Rawlins looks at ways to solve deer problem

By Dean Michael

Rawlins Times

Via Wyoming News Exchange

RAWLINS — The wandering deer have garnered two opinions in their decades of city living, both equally dedicated to their cause and the annihilation of the other.

Detractors argue the unchecked hordes of deer are nothing more than pests to the hard work of every homeowner and a threat to every driver on Rawlins’ roadways. Opponents of the rampant deer population further argue the hordes of deer are threats to the health of the city’s domesticated animals.

The second views the wandering herds as a majestic symbol of Wyoming’s rugged nature and freedom from the cramped and crowded living of population centers. Many further argue watching a deer wander through the neighborhood during a morning cup of coffee is a tourist attraction.

The years of dedicated work from the city to curb the stray dog population has left the city’s deer without anything resembling a natural predator left the more than 285 deer fearless. Though a violation of city ordinances, the practice of feeding deer has further assisted in the hordes of deer losing their natural fears.

“They’re not scared of us, they really aren’t,” said Troy Palmer, Rawlins Police Chief.

These two factors, combined with the endless food of manicured lawns, has ballooned the deer population, while also removing their instincts to flee approaching vehicles and humans.

With the intensely opposite views in mind, Rawlins city council considered how best to accommodate both concerns during their April 16 workshop. The discussion began with a presentation by Diana Espy and Troy Palmer, members of the Urban Mule Deer Advisory Committee, as they presented the data of deer and human conflicts over the past several years.

According to the committee, the deer of Rawlins are stationary and have inhabited the town’s lawns and greenery for decades and do not migrate outside city limits.

The first statistic that shed light on the lives of Rawlins deer, beyond the range of their migration, was their main cause of mortality: collision with a motor vehicle accounting for 44.7 percent of the 273 deer fatalities since 2013.

More than 41 percent of the deaths of deer were categorized as unknown, drawing questions from the council. Greg Hiatt, wildlife biologist from the Game and Fish, explained the designation is given when no cause of death is obvious. While a simple enough explanation, Hiatt further stated the city has so many potential causes of death that even venturing a guess at the cause will likely yield inaccurate results.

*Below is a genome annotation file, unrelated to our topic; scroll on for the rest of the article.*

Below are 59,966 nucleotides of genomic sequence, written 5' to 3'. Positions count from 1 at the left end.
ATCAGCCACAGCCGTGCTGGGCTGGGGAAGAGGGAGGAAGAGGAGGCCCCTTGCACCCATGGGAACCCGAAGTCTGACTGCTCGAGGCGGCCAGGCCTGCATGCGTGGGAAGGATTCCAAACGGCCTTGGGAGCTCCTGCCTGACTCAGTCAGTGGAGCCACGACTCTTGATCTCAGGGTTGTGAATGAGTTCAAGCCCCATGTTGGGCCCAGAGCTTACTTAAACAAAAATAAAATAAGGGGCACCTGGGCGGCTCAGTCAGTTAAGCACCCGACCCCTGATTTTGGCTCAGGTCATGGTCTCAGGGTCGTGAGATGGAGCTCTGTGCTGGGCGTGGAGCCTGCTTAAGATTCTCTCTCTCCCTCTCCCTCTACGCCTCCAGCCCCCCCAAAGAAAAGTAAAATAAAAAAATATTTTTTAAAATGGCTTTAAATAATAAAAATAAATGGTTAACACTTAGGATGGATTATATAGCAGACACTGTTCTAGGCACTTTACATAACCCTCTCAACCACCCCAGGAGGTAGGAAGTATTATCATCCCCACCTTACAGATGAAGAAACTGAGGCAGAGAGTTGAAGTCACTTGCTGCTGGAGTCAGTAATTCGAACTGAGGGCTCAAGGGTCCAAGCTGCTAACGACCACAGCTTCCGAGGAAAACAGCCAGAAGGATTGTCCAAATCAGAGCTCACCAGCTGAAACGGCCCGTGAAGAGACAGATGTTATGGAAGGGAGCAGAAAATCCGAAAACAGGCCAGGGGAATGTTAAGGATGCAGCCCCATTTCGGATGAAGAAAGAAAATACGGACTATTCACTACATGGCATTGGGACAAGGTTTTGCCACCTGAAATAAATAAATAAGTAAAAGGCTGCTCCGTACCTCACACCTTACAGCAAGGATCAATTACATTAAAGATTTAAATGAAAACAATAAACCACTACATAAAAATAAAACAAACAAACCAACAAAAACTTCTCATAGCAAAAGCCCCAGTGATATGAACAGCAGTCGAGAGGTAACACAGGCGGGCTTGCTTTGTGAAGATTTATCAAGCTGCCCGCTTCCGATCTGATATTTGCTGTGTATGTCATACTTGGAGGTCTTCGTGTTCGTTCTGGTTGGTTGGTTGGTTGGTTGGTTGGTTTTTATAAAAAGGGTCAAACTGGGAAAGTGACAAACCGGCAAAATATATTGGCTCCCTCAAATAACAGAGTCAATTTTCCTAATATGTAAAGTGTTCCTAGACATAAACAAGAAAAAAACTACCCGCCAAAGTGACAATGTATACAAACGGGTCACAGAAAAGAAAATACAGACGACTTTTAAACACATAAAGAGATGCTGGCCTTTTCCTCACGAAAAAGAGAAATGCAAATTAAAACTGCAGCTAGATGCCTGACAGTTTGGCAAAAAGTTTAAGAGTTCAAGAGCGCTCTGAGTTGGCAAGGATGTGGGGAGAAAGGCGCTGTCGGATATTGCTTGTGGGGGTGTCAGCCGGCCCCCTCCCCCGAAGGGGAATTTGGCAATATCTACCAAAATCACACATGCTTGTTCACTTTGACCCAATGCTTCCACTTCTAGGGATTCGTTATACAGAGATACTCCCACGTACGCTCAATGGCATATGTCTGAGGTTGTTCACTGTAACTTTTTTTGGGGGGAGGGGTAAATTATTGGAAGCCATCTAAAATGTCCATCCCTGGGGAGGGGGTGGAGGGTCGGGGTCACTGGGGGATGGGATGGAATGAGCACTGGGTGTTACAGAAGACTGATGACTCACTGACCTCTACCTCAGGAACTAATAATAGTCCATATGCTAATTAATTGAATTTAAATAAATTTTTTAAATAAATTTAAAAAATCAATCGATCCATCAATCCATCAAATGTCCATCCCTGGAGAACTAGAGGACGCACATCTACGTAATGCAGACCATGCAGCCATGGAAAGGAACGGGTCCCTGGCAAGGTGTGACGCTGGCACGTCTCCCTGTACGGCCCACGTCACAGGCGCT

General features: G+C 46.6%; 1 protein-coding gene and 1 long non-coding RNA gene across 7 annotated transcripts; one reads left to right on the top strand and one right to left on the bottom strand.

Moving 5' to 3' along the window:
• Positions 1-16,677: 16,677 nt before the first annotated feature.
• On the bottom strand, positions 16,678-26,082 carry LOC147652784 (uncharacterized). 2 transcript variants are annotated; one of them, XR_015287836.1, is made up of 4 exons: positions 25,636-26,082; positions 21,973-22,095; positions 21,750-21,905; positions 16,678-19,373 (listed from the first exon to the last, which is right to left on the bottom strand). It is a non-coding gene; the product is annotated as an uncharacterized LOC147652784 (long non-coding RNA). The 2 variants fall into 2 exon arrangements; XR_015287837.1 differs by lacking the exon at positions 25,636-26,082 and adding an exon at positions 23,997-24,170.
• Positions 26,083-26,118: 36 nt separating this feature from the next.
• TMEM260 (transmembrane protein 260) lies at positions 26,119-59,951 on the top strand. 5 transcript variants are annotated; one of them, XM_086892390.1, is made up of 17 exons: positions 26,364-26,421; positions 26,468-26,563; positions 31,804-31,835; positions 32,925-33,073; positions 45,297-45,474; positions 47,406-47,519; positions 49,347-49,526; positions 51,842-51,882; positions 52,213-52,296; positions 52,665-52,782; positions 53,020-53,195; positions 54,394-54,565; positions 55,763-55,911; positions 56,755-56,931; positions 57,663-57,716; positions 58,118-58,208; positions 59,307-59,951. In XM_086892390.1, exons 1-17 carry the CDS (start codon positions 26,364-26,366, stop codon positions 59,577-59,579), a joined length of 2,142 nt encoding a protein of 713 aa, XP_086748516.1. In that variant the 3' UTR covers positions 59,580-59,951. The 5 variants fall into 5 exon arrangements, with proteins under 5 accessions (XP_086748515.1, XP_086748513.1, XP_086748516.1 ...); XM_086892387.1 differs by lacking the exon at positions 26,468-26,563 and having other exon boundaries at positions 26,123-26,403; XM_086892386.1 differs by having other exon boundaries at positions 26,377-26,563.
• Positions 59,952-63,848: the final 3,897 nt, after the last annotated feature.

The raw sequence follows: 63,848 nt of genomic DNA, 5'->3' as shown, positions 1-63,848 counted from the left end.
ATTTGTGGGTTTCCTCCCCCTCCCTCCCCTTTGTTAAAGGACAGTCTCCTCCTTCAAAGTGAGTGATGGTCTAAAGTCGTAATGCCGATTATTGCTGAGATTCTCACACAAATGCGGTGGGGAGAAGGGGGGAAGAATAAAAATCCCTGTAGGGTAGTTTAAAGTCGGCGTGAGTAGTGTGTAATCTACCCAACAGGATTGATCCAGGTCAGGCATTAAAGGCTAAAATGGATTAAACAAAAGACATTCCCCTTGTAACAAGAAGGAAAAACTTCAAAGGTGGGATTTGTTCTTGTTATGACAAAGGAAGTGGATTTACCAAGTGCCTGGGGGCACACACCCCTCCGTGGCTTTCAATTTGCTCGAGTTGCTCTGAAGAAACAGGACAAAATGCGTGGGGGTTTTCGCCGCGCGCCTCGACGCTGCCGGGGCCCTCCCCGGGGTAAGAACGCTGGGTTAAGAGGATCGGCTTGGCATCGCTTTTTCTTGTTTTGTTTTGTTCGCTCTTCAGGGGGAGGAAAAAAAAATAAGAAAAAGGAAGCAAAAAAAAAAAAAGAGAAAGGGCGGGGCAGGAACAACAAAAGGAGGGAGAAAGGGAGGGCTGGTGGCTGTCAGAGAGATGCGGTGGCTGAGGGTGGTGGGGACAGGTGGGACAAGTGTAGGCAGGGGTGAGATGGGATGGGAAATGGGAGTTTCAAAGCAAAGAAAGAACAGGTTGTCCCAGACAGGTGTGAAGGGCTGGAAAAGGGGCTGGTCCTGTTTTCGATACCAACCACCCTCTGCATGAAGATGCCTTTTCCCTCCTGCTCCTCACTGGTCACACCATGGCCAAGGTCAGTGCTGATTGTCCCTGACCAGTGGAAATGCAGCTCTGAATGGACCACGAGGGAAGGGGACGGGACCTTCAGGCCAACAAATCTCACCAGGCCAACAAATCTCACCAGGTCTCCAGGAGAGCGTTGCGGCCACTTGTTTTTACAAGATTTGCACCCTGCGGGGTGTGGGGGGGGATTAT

Of all the deer lost to the various deaths a cityscape offers, only a dozen have tested for chronic wasting disease, estimated Hiatt. As the Game and Fish only keeps records of positive disease tests, the number of tested animals could only be guessed from memory, but the amount of positive tests was able to be named without issue. Three Rawlins deer have been tested positive for chronic wasting disease since 2013. Given the small sample size, however, the actual number of inflicted could be much higher or lower.

With these numbers in hand, the Urban Mule Deer Advisory Committee recommended removing an undetermined percentage of the population at night, near the edges of city limits under the supervision of Wyoming Game and Fish.

The cost for such a venture: $16,121 to $22,992 for the first year, with the price of subsequent years’ cost dropping to $6,971 to $13,742, depending on the amount of deer culled. This will likely increase as the city council wanted more testing of these animals.

The majority of the budget stems from man-hours, but one item in the equipment expenses may catch the eye of many: $5,000 on new weapons.

These weapons would be “hunting-style rifles” with a suppressor, as the police fear public outrage should they use the AR-style rifles already issued to them to deal with situations requiring lethal force.

The swirl of uncertainty over how many to kill broke with the suggestion of culling 25-30 females to limit population growth in the future, removing roughly 10 percent of the current population as well as limit next year’s fawn population as mule deer usually has two fawns.

“The true test will be, are we having less complaints, are the deer acting like deer?” said City Manager Scott Hannum.

“It’s going to be trial and error,” said Espy.

Should this number prove inadequate to reduce human confrontation, the law allows for the city to adjust the number of culled animals every year.

The date for such killings would be this November, as the Game and Fish would no longer be on patrol for hunting season.

The hunts would take place at night and on the outskirts of town, though no culling field locations will be pursued until the council makes their decision.

“We don’t want to take them while kids are at school. We want to do quietly,” said RPD Sgt. Chris Gulbrandson, “So as not to disrupt a lot of people.”